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Open AccessArticle

Prevalence of Low Energy Availability in Competitively Trained Male Endurance Athletes

1
Curriculum of Human Movement Science, University of North Carolina at Chapel Hill, Chapel Hill, NC 27516, USA
2
Department of Exercise and Sport Science, University of North Carolina at Chapel Hill, Chapel Hill, NC 27516, USA
3
Department of Nutrition, University of North Carolina at Chapel Hill, Chapel Hill, NC 27516, USA
*
Author to whom correspondence should be addressed.
Medicina 2019, 55(10), 665; https://doi.org/10.3390/medicina55100665
Received: 10 June 2019 / Revised: 23 September 2019 / Accepted: 24 September 2019 / Published: 1 October 2019
Background and Objectives: Relative energy deficiency in sport (RED-S) has been introduced as a broad-spectrum syndrome leading to possible dysfunction in numerous physiological systems, driven primarily by low energy availability (EA). Research in females has identified specific EA cut-points indicative of risk level for developing physiological and performance disturbances. Cut-points in males have yet to be evaluated. This study examined the prevalence of low EA in competitive (non-elite), recreationally trained (CRT) male endurance athletes. Materials and Methods: Subjects were 108 CRT (38.6 ± 13.8 y; 12.2 ± 5.4 h/wk training) male endurance athletes (runners, cyclists, triathletes) who completed a descriptive survey online via Qualtrics® and returned 3 day diet and exercise training records. EA was calculated from returned surveys and training records. Resting metabolic rate (RMR) and lean body mass (LBM) were estimated from self-reported survey data. Prevalence of risk group was categorized based on the female cut-points: At risk (AR) ≤30 kcal/kg LBM, moderate risk (MR) = 30–45 kcal/kg LBM, or no risk (NR) ≥45 kcal/kg LBM. Results: In this sample, 47.2% (n = 51) were classified as AR, 33.3% (n = 36) as MR, and 19.4% (n = 21) as NR for low EA. Cyclists had lower EA (26.9 ± 17.4 kcal/kg LBM, n = 45) than runners (34.6 ± 13.3 kcal/kg LBM, n = 55, p = 0.016) and all other sport categories (39.5 ± 19.1 kcal/kg LBM, n = 8, p = 0.037). Conclusions: The findings indicate this sample had a high prevalence of risk for low EA, at 47.2%. Only 19.4% of participants were at no risk, meaning ~80% of participants were at some degree of risk of experiencing low EA. Cyclists were at greater risk in this cohort of low EA, although why this occurred was unclear and is in need of further investigation. Future research should address whether the current female cut-points for low EA are appropriate for use in male populations. View Full-Text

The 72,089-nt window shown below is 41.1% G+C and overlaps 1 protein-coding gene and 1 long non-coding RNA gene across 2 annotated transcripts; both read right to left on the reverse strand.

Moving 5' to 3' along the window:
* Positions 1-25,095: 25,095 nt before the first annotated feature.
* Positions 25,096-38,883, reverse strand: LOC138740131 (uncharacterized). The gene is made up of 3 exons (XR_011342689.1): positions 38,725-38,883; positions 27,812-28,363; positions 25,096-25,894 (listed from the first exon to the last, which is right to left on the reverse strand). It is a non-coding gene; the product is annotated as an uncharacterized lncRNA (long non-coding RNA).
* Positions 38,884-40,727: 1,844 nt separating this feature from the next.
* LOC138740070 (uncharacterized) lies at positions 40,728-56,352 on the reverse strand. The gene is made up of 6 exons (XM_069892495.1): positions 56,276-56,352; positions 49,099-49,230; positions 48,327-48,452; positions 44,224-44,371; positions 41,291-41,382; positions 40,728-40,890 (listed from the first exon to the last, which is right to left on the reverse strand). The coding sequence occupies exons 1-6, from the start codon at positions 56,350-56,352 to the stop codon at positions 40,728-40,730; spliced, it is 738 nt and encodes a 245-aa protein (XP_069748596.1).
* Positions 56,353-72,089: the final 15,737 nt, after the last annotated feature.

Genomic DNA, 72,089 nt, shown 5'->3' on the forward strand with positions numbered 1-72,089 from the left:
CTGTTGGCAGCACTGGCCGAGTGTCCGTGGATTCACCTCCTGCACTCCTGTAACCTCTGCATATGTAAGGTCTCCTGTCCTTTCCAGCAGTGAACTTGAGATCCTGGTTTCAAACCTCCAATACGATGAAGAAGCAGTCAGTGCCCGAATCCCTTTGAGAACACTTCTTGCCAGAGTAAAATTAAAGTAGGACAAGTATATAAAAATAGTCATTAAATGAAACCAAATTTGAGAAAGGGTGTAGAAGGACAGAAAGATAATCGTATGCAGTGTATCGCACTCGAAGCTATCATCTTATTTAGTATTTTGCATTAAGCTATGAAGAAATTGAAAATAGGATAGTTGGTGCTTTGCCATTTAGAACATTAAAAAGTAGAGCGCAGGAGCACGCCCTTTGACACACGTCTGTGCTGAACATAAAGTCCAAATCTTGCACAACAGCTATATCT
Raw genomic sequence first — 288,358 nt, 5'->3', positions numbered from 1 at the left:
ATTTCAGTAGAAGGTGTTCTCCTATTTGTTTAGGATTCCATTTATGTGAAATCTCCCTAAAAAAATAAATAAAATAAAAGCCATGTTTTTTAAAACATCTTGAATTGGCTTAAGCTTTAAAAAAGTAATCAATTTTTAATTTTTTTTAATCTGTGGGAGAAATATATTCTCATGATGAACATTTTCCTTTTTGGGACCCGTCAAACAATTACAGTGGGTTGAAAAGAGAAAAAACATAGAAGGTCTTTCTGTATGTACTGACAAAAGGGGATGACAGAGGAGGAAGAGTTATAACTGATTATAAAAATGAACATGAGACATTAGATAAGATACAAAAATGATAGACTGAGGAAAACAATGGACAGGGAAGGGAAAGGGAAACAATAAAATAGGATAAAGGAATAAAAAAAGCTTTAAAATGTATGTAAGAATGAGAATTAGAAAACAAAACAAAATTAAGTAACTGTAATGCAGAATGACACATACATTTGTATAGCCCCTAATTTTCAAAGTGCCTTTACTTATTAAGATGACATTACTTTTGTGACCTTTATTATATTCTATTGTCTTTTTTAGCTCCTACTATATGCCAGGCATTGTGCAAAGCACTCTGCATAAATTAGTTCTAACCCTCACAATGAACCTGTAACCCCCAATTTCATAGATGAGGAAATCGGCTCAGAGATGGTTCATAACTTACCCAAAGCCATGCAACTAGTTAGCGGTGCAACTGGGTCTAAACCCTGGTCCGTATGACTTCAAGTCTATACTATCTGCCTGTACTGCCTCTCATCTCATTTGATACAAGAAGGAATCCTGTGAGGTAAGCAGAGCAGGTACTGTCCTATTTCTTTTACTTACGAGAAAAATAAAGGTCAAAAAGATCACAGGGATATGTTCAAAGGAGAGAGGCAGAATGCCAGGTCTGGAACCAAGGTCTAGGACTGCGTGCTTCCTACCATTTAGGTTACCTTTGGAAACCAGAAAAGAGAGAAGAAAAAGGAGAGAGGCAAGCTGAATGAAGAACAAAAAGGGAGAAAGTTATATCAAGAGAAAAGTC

Keywords: relative energy deficiency in sport (RED-S); exercise; eating habits; reproductive dysfunction; sex relative energy deficiency in sport (RED-S); exercise; eating habits; reproductive dysfunction; sex
MDPI and ACS Style

Lane, A.R.; Hackney, A.C.; Smith-Ryan, A.; Kucera, K.; Registar-Mihalik, J.; Ondrak, K. Prevalence of Low Energy Availability in Competitively Trained Male Endurance Athletes. Medicina 2019, 55, 665.

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